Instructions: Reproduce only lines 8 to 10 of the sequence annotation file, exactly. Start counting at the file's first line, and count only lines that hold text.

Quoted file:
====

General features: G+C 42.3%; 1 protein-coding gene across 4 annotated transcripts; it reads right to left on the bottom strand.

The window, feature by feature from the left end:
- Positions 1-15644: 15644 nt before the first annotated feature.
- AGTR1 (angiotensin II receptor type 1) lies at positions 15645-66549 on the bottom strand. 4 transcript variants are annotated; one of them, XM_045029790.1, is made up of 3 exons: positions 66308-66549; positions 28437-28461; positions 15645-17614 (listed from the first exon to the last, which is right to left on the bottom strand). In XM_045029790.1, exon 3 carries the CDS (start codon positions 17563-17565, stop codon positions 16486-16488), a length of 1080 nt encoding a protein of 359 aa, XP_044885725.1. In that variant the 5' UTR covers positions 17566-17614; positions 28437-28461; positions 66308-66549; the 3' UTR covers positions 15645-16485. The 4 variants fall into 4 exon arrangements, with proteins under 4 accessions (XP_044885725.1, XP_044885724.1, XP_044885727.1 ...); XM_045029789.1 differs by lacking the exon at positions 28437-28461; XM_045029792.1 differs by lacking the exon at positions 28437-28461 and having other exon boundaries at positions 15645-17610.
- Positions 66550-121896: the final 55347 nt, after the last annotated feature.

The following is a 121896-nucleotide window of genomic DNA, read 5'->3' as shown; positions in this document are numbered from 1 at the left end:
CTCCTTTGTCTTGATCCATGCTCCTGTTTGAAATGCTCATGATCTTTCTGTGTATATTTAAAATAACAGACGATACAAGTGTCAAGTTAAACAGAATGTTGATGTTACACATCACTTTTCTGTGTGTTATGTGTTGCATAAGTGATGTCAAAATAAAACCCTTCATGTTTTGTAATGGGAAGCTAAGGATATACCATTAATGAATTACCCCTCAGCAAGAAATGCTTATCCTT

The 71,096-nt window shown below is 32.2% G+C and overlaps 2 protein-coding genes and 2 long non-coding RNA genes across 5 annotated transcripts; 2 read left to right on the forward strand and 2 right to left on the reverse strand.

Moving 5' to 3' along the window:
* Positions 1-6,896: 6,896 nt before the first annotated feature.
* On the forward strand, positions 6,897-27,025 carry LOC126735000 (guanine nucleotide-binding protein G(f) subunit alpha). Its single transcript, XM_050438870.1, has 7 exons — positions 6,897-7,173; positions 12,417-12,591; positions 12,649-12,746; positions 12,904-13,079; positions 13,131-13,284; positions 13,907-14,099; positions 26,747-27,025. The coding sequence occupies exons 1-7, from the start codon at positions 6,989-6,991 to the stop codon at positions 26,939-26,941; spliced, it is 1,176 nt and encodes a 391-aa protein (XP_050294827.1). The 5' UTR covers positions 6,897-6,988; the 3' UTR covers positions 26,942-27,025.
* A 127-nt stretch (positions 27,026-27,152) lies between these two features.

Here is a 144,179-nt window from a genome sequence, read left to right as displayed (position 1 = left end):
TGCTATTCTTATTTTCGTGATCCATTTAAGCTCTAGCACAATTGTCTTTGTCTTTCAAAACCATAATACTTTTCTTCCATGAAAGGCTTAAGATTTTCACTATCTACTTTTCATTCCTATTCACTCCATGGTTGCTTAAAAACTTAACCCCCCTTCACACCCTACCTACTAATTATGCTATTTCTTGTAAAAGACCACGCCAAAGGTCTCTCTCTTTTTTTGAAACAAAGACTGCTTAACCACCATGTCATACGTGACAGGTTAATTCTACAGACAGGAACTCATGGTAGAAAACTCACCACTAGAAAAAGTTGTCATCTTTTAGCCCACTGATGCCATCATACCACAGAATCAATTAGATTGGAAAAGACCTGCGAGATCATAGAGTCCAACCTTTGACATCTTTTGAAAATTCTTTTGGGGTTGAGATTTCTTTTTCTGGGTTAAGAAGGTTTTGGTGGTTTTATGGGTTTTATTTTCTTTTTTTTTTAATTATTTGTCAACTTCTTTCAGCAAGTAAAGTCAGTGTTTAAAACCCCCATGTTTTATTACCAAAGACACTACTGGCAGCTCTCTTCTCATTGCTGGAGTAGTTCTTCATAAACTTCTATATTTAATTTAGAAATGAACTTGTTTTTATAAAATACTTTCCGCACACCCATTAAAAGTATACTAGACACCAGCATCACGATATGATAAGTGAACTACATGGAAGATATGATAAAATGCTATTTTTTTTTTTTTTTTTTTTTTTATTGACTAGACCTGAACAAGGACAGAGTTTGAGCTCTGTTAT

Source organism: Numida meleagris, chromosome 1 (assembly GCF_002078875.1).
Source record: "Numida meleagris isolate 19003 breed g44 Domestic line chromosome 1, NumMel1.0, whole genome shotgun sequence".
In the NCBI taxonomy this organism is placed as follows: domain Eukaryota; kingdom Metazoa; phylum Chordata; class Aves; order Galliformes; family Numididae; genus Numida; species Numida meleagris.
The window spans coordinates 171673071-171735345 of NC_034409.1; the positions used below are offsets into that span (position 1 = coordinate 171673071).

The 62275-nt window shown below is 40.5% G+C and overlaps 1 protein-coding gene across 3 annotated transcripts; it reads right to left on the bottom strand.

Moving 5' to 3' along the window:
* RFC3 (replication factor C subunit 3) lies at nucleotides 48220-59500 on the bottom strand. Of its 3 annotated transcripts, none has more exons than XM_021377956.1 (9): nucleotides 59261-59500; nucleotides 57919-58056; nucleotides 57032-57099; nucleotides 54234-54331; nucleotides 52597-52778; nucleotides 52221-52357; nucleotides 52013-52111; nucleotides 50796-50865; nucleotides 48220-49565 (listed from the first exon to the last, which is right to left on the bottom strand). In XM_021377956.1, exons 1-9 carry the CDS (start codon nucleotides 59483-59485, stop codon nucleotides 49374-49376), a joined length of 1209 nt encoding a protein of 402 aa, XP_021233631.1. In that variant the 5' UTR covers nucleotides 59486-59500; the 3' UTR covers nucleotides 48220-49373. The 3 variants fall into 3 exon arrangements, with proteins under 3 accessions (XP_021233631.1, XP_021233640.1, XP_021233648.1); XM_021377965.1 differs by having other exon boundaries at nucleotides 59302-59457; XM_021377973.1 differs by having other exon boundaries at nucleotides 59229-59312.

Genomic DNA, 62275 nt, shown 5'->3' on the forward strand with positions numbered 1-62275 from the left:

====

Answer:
The 71,096-nt window shown below is 32.2% G+C and overlaps 2 protein-coding genes and 2 long non-coding RNA genes across 5 annotated transcripts; 2 read left to right on the forward strand and 2 right to left on the reverse strand.

Moving 5' to 3' along the window:
* Positions 1-6,896: 6,896 nt before the first annotated feature.